Worm that Turned
First Published: X-Force Monthly Magazine
As expected, the first major vulnerability this year within a Microsoft
operating system (2006) - exploitable through a default network-accessible
service - had the exploit writers pulling out all stops to be the first on
the block with exploit code. Within days the virus and worm writers
had a half dozen code exploit examples for the Plug and Play vulnerability
and were updating their creation kits with them. By the weekend the
first worms were already on the net seeking vulnerable prey.
It was inevitable that this was going to happen, and the press I spoke with
earlier that week were eager to promote the prospect of a worm that would
“take down the net” just as Slammer and Blaster had years before.
However that was never going to happen – security has moved on, even if only
grudgingly. Importantly, the most popular home operating systems
weren’t easily exploitable externally over the Internet, so propagation was
always going to be a problem for a worm.
I received the first notifications of worm release halfway through the
weekend, and had the opportunity to track all the permutations of the
various worms as the battle between worm writers and security professionals
evolved. Each time someone had analyzed the behavior of one flavor of
worm and were able to monitor its propagation, the worm changed and they had
to start again.
Unlike other high profile worm attacks in the past, their propagation
methods were considerably different this time. These worms were more
like bots, having separate command and control mechanisms, and packed with
tools to slice their way into vulnerable networks given half a chance.
While previous worms have made use of a single vulnerability to compromise
hosts and self-propagate, these bot worms were packed full of different
kinds of exploit material – they were as different as a steak knife is to a
Swiss army knife.
The change in tactics threw quite a few security teams as they tried to
analyze what was happening to their networks and struggled to understand the
almost hourly changes in the worm they thought they were watching.
Many organizations were initially flooded with anti-virus detection alerts
about a virus several months old due to the virus writers recycling other
successful worm engines and updating only the exploit module with the Plug
and Play attack code. However, once the worm owners started tuning the
bot components, a lot of organizations lost visibility of the worm until new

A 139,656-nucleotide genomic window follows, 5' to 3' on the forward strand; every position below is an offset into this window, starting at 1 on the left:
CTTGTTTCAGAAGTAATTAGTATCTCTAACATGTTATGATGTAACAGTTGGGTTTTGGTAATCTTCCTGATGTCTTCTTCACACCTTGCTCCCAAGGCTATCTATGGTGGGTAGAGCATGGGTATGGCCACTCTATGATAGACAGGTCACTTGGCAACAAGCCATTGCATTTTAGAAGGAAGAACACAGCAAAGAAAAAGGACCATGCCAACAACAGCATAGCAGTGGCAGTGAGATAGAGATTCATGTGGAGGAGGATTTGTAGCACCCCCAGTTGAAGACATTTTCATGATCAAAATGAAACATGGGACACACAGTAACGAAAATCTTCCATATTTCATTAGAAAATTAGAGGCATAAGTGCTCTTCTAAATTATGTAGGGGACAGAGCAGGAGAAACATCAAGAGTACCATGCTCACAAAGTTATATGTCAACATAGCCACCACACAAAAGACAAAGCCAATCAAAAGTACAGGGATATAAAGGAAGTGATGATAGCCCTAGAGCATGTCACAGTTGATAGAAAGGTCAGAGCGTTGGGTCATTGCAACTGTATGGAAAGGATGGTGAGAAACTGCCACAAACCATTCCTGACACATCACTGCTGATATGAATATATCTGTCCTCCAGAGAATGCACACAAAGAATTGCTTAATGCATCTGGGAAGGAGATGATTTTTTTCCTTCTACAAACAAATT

anti-virus signatures were applied to their monitoring agents… and had to
repeat this process with each new bot worm variation.
For those organizations that were using security solutions that triggered
when detecting the use of vulnerability exploit material and certain
protocol anomalies, their security teams had to decipher a mix of different
alerts and statistical data to try understand the nature of the attack that
was underway. Although they were the first to detect (and stop) the
new bot worms, it took quite some time before they were in a position to
actually understand the complexities of what was happening. In many
cases this understanding was hampered by the information anti-virus
companies were publishing about the worm – failing to explain the Swiss-army
knife nature of the updatable bot components.
A lot of security teams were expecting to detect Plug and Play exploit
attacks as an indicator of the worm everyone was talking about – but instead
detected other exploits being used in an attempt by the bot worm to
propagate around the network as their staff connected via the corporate VPN
tunnels or connected their laptops to the network in the morning with
systems that had been infected over the weekend.
Hopefully a lot of these security teams have learned from the experience and
will be better prepared for he next bot worm. Unfortunately I think
that the bot worm creators learned a lot more and are already tuning their
engines in preparation for the next “good” exploit to be released.
1) Always keep your security protection tools current with
the latest updates and signatures. During an outbreak you may need to
update some tools hourly to keep up with the threat.
2) Take care if relying upon the first information
releases about an attack. There is a lot of pressure for some security
organizations to release less exhaustive information in their effort to be
3) Time is becoming ever more critical in securing a
network. Ensure that security intelligence news feeds are reviewed
daily to keep up with the current threats.